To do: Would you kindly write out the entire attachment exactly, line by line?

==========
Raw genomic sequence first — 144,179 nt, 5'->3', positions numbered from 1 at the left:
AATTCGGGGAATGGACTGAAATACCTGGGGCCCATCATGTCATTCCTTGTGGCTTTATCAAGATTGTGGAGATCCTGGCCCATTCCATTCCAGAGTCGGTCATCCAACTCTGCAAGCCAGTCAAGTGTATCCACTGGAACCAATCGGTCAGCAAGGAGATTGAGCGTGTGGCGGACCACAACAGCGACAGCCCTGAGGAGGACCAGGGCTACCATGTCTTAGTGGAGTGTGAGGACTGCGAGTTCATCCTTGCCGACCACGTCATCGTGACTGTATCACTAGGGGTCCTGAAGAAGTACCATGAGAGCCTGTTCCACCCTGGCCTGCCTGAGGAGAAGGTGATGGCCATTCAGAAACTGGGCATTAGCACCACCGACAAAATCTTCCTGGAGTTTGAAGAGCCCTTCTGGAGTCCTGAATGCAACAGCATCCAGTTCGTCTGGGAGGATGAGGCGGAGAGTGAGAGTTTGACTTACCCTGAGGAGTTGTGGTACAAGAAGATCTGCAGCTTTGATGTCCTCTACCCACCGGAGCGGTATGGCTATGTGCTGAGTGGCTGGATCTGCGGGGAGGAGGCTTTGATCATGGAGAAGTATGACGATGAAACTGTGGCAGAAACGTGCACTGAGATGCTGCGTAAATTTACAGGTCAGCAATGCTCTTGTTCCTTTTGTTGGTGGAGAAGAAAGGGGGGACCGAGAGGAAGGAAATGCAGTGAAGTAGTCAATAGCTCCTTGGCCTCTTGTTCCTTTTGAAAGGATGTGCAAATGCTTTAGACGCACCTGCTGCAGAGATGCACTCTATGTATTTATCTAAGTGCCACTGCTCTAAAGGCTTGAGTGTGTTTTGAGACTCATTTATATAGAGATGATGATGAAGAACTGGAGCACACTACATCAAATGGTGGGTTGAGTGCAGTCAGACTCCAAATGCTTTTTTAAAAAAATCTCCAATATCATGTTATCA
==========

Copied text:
Raw genomic sequence first — 144,179 nt, 5'->3', positions numbered from 1 at the left:
AATTCGGGGAATGGACTGAAATACCTGGGGCCCATCATGTCATTCCTTGTGGCTTTATCAAGATTGTGGAGATCCTGGCCCATTCCATTCCAGAGTCGGTCATCCAACTCTGCAAGCCAGTCAAGTGTATCCACTGGAACCAATCGGTCAGCAAGGAGATTGAGCGTGTGGCGGACCACAACAGCGACAGCCCTGAGGAGGACCAGGGCTACCATGTCTTAGTGGAGTGTGAGGACTGCGAGTTCATCCTTGCCGACCACGTCATCGTGACTGTATCACTAGGGGTCCTGAAGAAGTACCATGAGAGCCTGTTCCACCCTGGCCTGCCTGAGGAGAAGGTGATGGCCATTCAGAAACTGGGCATTAGCACCACCGACAAAATCTTCCTGGAGTTTGAAGAGCCCTTCTGGAGTCCTGAATGCAACAGCATCCAGTTCGTCTGGGAGGATGAGGCGGAGAGTGAGAGTTTGACTTACCCTGAGGAGTTGTGGTACAAGAAGATCTGCAGCTTTGATGTCCTCTACCCACCGGAGCGGTATGGCTATGTGCTGAGTGGCTGGATCTGCGGGGAGGAGGCTTTGATCATGGAGAAGTATGACGATGAAACTGTGGCAGAAACGTGCACTGAGATGCTGCGTAAATTTACAGGTCAGCAATGCTCTTGTTCCTTTTGTTGGTGGAGAAGAAAGGGGGGACCGAGAGGAAGGAAATGCAGTGAAGTAGTCAATAGCTCCTTGGCCTCTTGTTCCTTTTGAAAGGATGTGCAAATGCTTTAGACGCACCTGCTGCAGAGATGCACTCTATGTATTTATCTAAGTGCCACTGCTCTAAAGGCTTGAGTGTGTTTTGAGACTCATTTATATAGAGATGATGATGAAGAACTGGAGCACACTACATCAAATGGTGGGTTGAGTGCAGTCAGACTCCAAATGCTTTTTTAAAAAAATCTCCAATATCATGTTATCA